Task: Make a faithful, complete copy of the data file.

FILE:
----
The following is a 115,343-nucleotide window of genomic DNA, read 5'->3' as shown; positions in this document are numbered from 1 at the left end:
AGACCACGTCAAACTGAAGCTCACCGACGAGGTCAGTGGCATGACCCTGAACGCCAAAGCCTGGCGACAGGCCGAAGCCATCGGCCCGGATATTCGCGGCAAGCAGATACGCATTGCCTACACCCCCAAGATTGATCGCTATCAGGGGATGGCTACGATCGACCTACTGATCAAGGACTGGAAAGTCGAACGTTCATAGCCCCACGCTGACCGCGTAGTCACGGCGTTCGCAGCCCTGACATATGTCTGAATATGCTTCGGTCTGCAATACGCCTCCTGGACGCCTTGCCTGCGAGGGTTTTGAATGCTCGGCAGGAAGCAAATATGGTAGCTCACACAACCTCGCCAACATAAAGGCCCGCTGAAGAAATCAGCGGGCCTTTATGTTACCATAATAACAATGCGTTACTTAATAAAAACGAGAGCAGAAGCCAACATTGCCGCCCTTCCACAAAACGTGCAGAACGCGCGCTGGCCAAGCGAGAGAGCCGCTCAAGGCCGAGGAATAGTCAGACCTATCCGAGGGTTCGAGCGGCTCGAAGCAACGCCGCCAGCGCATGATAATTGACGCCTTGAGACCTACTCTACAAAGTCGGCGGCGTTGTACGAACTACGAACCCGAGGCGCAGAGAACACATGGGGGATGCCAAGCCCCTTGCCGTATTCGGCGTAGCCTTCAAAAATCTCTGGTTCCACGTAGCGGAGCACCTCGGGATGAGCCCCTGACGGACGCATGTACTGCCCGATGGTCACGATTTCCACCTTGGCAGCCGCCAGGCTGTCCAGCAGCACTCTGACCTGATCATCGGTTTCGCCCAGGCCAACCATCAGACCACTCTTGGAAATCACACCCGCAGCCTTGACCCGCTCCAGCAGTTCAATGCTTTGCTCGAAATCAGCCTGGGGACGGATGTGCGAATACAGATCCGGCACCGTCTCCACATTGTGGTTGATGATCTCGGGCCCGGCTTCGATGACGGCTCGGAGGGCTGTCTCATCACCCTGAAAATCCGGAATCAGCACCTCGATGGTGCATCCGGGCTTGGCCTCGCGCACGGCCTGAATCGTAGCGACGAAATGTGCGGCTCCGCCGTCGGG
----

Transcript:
The following is a 115,343-nucleotide window of genomic DNA, read 5'->3' as shown; positions in this document are numbered from 1 at the left end:
AGACCACGTCAAACTGAAGCTCACCGACGAGGTCAGTGGCATGACCCTGAACGCCAAAGCCTGGCGACAGGCCGAAGCCATCGGCCCGGATATTCGCGGCAAGCAGATACGCATTGCCTACACCCCCAAGATTGATCGCTATCAGGGGATGGCTACGATCGACCTACTGATCAAGGACTGGAAAGTCGAACGTTCATAGCCCCACGCTGACCGCGTAGTCACGGCGTTCGCAGCCCTGACATATGTCTGAATATGCTTCGGTCTGCAATACGCCTCCTGGACGCCTTGCCTGCGAGGGTTTTGAATGCTCGGCAGGAAGCAAATATGGTAGCTCACACAACCTCGCCAACATAAAGGCCCGCTGAAGAAATCAGCGGGCCTTTATGTTACCATAATAACAATGCGTTACTTAATAAAAACGAGAGCAGAAGCCAACATTGCCGCCCTTCCACAAAACGTGCAGAACGCGCGCTGGCCAAGCGAGAGAGCCGCTCAAGGCCGAGGAATAGTCAGACCTATCCGAGGGTTCGAGCGGCTCGAAGCAACGCCGCCAGCGCATGATAATTGACGCCTTGAGACCTACTCTACAAAGTCGGCGGCGTTGTACGAACTACGAACCCGAGGCGCAGAGAACACATGGGGGATGCCAAGCCCCTTGCCGTATTCGGCGTAGCCTTCAAAAATCTCTGGTTCCACGTAGCGGAGCACCTCGGGATGAGCCCCTGACGGACGCATGTACTGCCCGATGGTCACGATTTCCACCTTGGCAGCCGCCAGGCTGTCCAGCAGCACTCTGACCTGATCATCGGTTTCGCCCAGGCCAACCATCAGACCACTCTTGGAAATCACACCCGCAGCCTTGACCCGCTCCAGCAGTTCAATGCTTTGCTCGAAATCAGCCTGGGGACGGATGTGCGAATACAGATCCGGCACCGTCTCCACATTGTGGTTGATGATCTCGGGCCCGGCTTCGATGACGGCTCGGAGGGCTGTCTCATCACCCTGAAAATCCGGAATCAGCACCTCGATGGTGCATCCGGGCTTGGCCTCGCGCACGGCCTGAATCGTAGCGACGAAATGTGCGGCTCCGCCGTCGGG